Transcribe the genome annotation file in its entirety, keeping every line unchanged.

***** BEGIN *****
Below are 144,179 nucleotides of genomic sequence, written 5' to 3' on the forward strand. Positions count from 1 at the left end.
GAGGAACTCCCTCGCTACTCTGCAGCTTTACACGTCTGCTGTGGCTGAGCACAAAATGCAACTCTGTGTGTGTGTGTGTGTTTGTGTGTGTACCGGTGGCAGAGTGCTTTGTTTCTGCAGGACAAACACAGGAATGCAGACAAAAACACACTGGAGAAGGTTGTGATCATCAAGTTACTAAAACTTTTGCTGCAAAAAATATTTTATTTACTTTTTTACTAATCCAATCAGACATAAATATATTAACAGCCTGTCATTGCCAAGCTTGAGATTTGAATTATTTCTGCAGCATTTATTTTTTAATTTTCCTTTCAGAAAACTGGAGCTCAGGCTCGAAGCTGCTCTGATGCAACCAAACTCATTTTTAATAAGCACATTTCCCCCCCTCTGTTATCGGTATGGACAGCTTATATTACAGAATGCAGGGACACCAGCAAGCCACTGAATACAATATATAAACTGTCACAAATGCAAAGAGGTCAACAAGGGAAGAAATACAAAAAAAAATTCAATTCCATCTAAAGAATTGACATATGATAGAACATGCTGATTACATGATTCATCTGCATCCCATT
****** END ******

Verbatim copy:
Below are 144,179 nucleotides of genomic sequence, written 5' to 3' on the forward strand. Positions count from 1 at the left end.
GAGGAACTCCCTCGCTACTCTGCAGCTTTACACGTCTGCTGTGGCTGAGCACAAAATGCAACTCTGTGTGTGTGTGTGTGTTTGTGTGTGTACCGGTGGCAGAGTGCTTTGTTTCTGCAGGACAAACACAGGAATGCAGACAAAAACACACTGGAGAAGGTTGTGATCATCAAGTTACTAAAACTTTTGCTGCAAAAAATATTTTATTTACTTTTTTACTAATCCAATCAGACATAAATATATTAACAGCCTGTCATTGCCAAGCTTGAGATTTGAATTATTTCTGCAGCATTTATTTTTTAATTTTCCTTTCAGAAAACTGGAGCTCAGGCTCGAAGCTGCTCTGATGCAACCAAACTCATTTTTAATAAGCACATTTCCCCCCCTCTGTTATCGGTATGGACAGCTTATATTACAGAATGCAGGGACACCAGCAAGCCACTGAATACAATATATAAACTGTCACAAATGCAAAGAGGTCAACAAGGGAAGAAATACAAAAAAAAATTCAATTCCATCTAAAGAATTGACATATGATAGAACATGCTGATTACATGATTCATCTGCATCCCATT